I attended the November meeting of the IIBA on Wednesday of this week (26th). I have to admit that I was a little dubious as I have been to Special Interest Group (SIG) meetings of the British Computer Society (BCS) before and hadn’t found them very relevant or useful for business analysts. Apologies for the three letter acronymns – I think I’ve got them out of my system now!
Anyhow, by the end of the of the evening, I found myself pleasantly surprised by the number of attendees, the level of interest and demand and the quality and relevance of the presentations. My congratulations and thanks to James Archer and Martyn Wilson (from IIBA) for organising such a successful event. I am now kicking myself for not having attended previous events but I certainly plan on attending future events. Someone suggested people were attending for the free grub and booze as the credit crunch bites but I’m sure 230 people don’t put themselves out and waste a precious evening without some expectation of results. I know that’s certainly true for me – I had to forego my daughter’s bath and bed time and I don’t give that up lightly 😉
Back to the event itself – there was some mingling prior to the event followed by two presentations.
The first presentation was from from Ian Alexander who some of you may have come across. His website is here – Ian Alexander’s website – it’s the first time I’ve looked at his website and although the design is not great (people in glass houses shouldn’t throw stones!!) there is some interesting content and templates available.
He is an established author and expert in requirements engineering and consultant. I have read and commented on one of his books in one of my articles (see Requirements Engineering Part 1). Ian’s presentation style was engaging and interesting. It was fairly obvious he was promoting his new book but I think that’s a fair exchange and he did have some interesting things to say. The presentation was structured around a matrix which matched different methods of eliciting requirements against the context in which they could be applied (namely – individuals, groups, things). It was interesting for me as it was a whistle stop tour through various different methods, some of which I have never used and many of which I have not used for some time. Having being immersed in my current project for over two years and now looking to my next project, it was helpful in waking me up to the different techniques and thinking afresh what I should consider in my next assignment. I think it is fair to say that there are many different methods available which can be applied in many different contexts and it is completely wrong to try to establish the ‘right’ approach which will work in all circmstances. Every project is different and if you fail to consider the requirements engineering approach afresh for each project then you are likely to come unstuck. I agree wholeheartedly with this view and instinctively steer away from dogmatic, fixed approaches.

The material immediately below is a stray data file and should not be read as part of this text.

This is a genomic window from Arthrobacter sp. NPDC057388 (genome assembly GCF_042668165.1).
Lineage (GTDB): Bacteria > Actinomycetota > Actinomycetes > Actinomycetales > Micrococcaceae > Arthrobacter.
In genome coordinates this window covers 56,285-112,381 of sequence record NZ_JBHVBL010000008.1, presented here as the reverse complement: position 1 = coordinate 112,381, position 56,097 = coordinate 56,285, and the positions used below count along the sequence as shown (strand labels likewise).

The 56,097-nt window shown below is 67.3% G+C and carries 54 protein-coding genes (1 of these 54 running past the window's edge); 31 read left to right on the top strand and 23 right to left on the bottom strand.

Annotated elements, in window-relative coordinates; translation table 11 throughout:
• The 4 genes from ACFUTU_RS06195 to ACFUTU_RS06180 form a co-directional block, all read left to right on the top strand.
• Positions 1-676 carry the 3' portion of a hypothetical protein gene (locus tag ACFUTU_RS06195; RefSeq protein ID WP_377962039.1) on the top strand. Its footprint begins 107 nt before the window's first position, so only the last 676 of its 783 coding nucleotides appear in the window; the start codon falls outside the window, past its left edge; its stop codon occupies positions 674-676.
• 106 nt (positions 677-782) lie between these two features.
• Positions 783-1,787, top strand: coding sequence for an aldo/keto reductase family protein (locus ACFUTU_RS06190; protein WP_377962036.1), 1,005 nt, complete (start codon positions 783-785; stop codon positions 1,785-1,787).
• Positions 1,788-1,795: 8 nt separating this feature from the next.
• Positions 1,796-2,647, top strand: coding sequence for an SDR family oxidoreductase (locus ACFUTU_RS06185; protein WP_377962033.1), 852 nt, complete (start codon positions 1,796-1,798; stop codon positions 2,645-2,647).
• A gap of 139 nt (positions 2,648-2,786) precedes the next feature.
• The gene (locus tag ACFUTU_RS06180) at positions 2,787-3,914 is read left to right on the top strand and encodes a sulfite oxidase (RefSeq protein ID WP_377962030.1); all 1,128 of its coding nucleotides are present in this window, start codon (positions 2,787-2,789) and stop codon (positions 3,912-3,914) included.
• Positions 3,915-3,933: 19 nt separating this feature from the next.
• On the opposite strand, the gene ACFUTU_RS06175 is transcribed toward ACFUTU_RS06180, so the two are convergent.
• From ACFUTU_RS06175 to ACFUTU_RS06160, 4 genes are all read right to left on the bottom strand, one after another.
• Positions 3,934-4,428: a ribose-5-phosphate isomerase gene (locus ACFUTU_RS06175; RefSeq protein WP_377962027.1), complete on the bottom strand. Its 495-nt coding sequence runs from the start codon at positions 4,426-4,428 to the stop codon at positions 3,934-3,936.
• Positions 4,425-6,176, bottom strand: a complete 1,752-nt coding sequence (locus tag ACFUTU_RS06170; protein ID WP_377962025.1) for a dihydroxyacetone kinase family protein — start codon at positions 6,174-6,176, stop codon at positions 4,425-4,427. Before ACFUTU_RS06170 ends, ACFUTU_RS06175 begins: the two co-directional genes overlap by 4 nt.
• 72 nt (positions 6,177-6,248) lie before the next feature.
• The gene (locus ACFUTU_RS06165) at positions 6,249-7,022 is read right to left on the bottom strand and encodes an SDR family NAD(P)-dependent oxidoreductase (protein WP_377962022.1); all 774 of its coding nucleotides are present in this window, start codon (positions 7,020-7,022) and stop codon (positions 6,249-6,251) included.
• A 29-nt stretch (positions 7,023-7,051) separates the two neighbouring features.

The second presentation was from an author and consultant called Chris Potts (Chris Pott’s website) who I had not come across. He works as a Corporate IT Strategist and CIO Futurist, taken from his website. I wasn’t sure what to expect but thought he would have something interesting to say. I wasn’t wrong on that score and it was an interesting counterpoint to the previous presentation. Chris’ presentation revolved around the premise that business analysts have skills of great value to the business. He described the evolution of IT strategy over the last thirty years or so which, in its current incarnation, finds IT as an internal supplier within the organisation. Typically, the IT department acts as a supplier which, by its nature is separate from the mainstream business.
Chris’ proposal for the next phase is that business analysts discard the IT badge, recognise the skills and value they offer, and move into the business to provide value within the business. The skills acquired in enterprise architecture, managing portfolios and so forth are desirable skills within the business and the skills developed in the IT department are in advance of those in the business.
It’s very unlikely I’ve managed to portray the essence of the speach as it was complex, challenging and suprising and, well, you really had to be there! It certainly makes you start to think about where the business world is headed and what part you want to play.
In summary, it was a very interesting event and I think the main benefit for me is taking the time to see what’s going on in the wider world of business analysis (and beyond), see how things are changing and keeping abreast of those changes. It’s far too easy to settle down into your work bunker and miss out on development and innovations outside of your organisation and immediate experience.
I will certainly pay up my IIBA subscription as it’s not a significant amount and the UK chapter of the IIBA need some recognition for their hard work.
The IIBA can be found here – IIBA website and at costs a mere £18 per annum to be a member.
Just spotted an error on this old post – I’ve paid for this and you really need to join the original US organisation first (US$100). If you don’t you won’t get free access to the BABOK and free access to UK events.